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A coalition of organizations is calling for an end to shackling after at least two pregnant women were restrained while giving birth in hospitals in North Carolina. The fight to stop shackling —which can include handcuffs, leg irons and chains placed around the waist — during childbirth in prisons is heating up ahead of Mother’s Day.

Two North Carolina women inmates, who were not publicly identified, were shackled during their labor in January, Monica Simpson, executive director of SisterSong, an Atlanta-based organization that promotes reproductive rights for women of color, said in a release. The women were jailed at the North Carolina Correctional Institute for Women in Raleigh, the News & Observer reported. SisterSong, along with other state organizations, wrote a letter and fought against the detestable practice, which allowed for women to be shackled during transportation from prison to hospital and during labor.

Their work paid off when North Carolina Department of Prisons changed their policy to end the restraint of incarcerated pregnant and laboring people in March, replacing a rule adopted in 2015.

Shackling is inhumane and unsafe, Simpson also said.

“It [shackling] increases the risk of injury when walking and while in labor, and can cause blood clots and serious delays in medical access,” Simpson said. “That’s why nearly every major medical association and maternal health organization opposes the practice.”

About 220,000 women are incarcerated in the U.S., according to an October 2017 Prison Policy Initiative report. More than 60 percent of women in jail have a child under the age of 18, the Sentencing Project reported.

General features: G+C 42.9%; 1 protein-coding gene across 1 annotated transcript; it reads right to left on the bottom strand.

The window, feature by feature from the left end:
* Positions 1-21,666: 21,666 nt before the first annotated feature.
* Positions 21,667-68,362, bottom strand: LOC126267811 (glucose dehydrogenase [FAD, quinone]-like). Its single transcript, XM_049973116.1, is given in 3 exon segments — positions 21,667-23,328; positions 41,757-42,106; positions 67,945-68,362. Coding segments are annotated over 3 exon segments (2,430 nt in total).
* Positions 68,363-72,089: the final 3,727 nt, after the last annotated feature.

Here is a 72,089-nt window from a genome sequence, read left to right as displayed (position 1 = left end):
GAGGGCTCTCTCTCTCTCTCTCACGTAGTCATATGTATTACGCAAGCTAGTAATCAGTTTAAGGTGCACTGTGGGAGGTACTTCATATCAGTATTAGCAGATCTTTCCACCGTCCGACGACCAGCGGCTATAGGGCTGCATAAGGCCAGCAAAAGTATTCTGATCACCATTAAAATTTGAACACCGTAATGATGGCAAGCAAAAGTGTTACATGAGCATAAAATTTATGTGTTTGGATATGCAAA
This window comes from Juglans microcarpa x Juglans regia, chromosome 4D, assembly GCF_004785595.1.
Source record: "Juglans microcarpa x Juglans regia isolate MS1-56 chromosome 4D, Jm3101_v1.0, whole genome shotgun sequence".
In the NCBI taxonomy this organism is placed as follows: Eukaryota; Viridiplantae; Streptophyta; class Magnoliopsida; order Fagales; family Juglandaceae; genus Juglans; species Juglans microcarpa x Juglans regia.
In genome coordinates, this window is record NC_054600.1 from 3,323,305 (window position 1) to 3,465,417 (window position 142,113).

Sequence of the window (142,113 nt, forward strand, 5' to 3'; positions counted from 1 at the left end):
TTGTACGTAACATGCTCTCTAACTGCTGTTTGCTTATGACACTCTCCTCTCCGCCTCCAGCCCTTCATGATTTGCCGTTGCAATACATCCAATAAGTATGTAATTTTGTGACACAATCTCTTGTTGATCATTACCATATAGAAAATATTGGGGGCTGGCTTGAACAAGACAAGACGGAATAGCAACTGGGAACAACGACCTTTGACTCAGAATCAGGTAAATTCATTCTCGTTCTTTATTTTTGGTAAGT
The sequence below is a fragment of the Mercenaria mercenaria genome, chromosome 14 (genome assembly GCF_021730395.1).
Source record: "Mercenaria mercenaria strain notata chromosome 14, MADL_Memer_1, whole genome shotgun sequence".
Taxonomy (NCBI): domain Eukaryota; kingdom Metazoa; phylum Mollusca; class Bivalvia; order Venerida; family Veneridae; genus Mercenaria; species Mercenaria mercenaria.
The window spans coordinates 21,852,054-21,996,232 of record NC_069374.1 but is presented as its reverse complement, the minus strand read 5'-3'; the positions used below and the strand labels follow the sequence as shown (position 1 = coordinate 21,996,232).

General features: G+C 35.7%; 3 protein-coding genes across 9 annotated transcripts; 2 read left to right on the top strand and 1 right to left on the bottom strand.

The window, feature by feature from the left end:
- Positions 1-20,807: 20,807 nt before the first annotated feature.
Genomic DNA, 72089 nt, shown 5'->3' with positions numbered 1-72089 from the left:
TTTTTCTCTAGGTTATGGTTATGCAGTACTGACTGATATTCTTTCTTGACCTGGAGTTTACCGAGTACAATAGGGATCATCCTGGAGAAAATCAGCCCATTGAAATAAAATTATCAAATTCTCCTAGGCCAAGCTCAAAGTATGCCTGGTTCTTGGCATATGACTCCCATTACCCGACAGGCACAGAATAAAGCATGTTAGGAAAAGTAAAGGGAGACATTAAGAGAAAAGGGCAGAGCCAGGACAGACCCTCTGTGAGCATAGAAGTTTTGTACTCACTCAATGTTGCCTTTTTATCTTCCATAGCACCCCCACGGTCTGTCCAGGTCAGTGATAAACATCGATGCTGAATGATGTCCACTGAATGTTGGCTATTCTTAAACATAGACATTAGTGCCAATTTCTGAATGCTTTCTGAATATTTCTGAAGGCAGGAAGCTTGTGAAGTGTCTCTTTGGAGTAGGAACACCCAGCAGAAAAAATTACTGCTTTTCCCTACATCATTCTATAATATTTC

Jailed Black women who are pregnant and deliver babies are at higher risk than other racial groups of being shackled due to systematic racism within the criminal justice system, Simpson also said. The message sent to women, in particular, Black women, is that they are prisoners first and mamas second.

Shawanna Nelson, an inmate at the McPherson Unit in Newport, Arkansas in September 2003, had already been in labor for 12 hours before she arrived at Newport hospital with her legs shackled together, The New York Times reported. She had been given nothing for her labor pain but Tylenol, and her doctors requested that her shackles be removed though a guard refused. After giving birth, the shackles caused her to soil the bed sheets because she was unable to reach a bathroom in time. Her story, including her lawsuit to ban the use of restraints on Arkansas prisoners in labor and delivery, helped to further the debate about shackling in recent years, according to the outlet.

In light of horrific birth experiences like Nelson, more than 20 states have passed laws that prohibit the shackling of people in childbirth, according to the News & Observer. The American Congress of Obstetricians and Gynecologists has also stated its opposition to using restraints during childbirth.

The movement to stop the practice, reaching across the world, has also included advocacy to provide overall better health care for jailed women. There have been some gains with this work: The federal Bureau of Prisons announced that feminine hygiene products had to be provided to inmates free of charge last year.

Shackling, inadequate health care and other inhumane treatments of jailed pregnant women are blows to reproductive justice. Activists are calling for thousands to join their campaign to stop shackling in every jail, prison, hospital and detention center nationwide.


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Why Battle To End Shackling Of Pregnant Women In Prison Should Take Center Stage  was originally published on